Nashua Public LibraryAn old illustration of the library
This building was originally built as a public library in 1903. During the 1930s, New Deal workers significantly improved the building. In 1970, the library moved to Court Street. The Hunt Memorial Building then housed the offices of the Nashua School Department until 1991. Since renovations in 2011, the building has been rented for events.
Municipal reports from the 1930s detail New Deal work on the site:
In his town summary of 1934, Mayor Lucier wrote:
“This has been a year of much needed repairs both inside and outside the building. Here, again, federal aid stepped in and grateful thanks are due the Mayor and House Committee for their influence and help in getting the projects through… After the carpenters finished, the C. W. A. workers painted the new ceilings, the walls of the staff room, the dirty and dingy lower hall, both toilets, the newspaper room, typewriting room and some patching was done in the Trustees’ room.”
In 1937 the Library Commission wrote:
“The long promised renovation of the library building by the WPA was begun in October. The woodwork on the outside has been painted, the dead vines removed and the stone and brickwork cleaned. Most of the walls on the inside have been cleaned thoroughly and painting started. From present indications spring will not be far away when the work is completed. Although it was expected that confusion and some inconvenience would be caused by this repair work, the public in general have been disturbed very little and the library doors have been open every day as usual. The painters have been most cooperative and very careful not to cause any unnecessary disturbance.”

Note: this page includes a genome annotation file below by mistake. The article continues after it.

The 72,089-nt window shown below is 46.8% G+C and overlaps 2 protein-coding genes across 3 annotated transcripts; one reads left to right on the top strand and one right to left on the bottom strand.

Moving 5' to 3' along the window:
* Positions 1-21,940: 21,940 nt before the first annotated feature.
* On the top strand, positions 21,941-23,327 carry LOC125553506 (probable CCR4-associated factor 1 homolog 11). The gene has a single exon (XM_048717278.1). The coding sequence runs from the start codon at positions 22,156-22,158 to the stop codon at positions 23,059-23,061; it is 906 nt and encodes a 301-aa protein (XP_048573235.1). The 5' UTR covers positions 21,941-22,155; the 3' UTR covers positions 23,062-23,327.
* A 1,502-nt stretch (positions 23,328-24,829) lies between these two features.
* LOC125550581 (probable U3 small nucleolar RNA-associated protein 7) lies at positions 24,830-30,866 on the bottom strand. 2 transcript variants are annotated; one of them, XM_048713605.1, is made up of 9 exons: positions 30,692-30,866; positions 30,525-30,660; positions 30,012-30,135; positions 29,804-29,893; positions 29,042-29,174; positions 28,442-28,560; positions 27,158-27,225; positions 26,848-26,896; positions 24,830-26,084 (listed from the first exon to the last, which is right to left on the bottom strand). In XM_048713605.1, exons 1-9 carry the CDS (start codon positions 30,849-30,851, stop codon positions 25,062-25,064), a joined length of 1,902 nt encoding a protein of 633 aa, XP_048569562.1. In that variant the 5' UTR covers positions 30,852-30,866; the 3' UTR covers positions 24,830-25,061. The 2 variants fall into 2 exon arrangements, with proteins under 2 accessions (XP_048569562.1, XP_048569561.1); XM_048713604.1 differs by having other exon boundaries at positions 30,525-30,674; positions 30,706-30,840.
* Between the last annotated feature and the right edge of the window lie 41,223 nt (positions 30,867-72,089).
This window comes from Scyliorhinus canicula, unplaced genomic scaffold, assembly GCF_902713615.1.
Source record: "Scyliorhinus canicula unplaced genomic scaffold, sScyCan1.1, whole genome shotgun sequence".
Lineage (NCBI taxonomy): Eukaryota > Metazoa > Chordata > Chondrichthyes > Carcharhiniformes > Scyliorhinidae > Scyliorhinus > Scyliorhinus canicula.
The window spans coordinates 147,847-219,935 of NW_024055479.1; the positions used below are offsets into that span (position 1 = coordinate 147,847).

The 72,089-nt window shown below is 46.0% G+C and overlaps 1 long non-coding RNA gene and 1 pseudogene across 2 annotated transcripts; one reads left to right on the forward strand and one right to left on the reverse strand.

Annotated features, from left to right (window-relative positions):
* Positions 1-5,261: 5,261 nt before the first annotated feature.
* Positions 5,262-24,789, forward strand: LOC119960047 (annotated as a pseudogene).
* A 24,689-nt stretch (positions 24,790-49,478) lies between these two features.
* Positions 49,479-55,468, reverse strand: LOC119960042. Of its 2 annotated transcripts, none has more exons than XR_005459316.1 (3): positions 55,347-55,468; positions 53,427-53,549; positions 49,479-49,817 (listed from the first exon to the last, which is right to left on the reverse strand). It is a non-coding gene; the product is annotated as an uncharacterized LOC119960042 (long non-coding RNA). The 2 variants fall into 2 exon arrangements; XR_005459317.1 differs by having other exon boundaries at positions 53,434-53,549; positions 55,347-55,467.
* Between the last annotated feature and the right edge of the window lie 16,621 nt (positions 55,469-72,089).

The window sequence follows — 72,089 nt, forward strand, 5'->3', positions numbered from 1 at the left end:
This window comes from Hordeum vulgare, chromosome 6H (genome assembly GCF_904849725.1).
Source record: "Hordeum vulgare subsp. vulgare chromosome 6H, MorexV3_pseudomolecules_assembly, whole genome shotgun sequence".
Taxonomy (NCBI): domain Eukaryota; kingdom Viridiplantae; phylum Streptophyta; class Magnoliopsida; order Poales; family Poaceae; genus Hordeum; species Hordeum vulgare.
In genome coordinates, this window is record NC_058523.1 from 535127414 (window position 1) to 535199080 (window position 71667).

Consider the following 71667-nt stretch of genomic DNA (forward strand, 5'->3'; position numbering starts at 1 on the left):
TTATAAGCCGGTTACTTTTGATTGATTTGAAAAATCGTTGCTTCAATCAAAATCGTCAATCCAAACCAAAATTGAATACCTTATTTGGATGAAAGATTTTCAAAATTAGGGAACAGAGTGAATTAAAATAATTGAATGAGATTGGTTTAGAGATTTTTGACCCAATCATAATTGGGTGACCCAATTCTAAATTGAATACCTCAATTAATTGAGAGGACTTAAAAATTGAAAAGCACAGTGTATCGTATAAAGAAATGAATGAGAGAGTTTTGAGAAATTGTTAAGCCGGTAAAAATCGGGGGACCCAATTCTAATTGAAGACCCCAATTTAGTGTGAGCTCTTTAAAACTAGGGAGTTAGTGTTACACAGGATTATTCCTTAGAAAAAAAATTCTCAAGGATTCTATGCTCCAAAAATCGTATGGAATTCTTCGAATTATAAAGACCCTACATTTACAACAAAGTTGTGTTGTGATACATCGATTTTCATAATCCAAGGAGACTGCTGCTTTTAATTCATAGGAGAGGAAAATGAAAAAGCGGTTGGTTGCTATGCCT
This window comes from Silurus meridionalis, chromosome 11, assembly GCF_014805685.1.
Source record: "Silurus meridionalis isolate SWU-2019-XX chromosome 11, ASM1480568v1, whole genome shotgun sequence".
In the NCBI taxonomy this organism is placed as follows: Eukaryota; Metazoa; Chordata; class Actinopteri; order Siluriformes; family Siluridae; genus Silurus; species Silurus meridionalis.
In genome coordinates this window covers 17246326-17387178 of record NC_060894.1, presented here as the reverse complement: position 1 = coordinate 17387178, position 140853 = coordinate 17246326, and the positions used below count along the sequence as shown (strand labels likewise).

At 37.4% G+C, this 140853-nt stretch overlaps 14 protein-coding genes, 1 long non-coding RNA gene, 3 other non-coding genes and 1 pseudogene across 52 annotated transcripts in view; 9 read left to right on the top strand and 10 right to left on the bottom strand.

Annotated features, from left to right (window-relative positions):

In 1938 the Library Commission wrote:
“Early in January the W. P. A. painters redecorated the walls of the Reading Room, changing the color from dark blue which had been used since the building was erected, to a warm shade of buff. Although there was some doubt about the advisability of the change it has lightened the room considerably and has not lessened the artistic value to any great extent. The lighting fixtures on the tables and the wall brackets were removed and refinished by Johnson’s Electric Shop, making an added improvement in the looks of the room. The remainder of the painting was finished by the first of March with most satisfactory results and included the walls and ceilings in the children’s room, staff room, the walls in the lower stacks and first floor.”
http://www.nashuanh.gov/ArtsandLeisure/HuntBuilding/History/tabid/1078/Default.aspx ANNUAL REPORT OF THE MUNICIPAL GOVERMENT OF THE CITY OF NASHUA, N. H. FOR THE FINANCIAL YEAR 1933 to 1942
Project originally submitted by Andrew Laverdiere on June 9, 2014.
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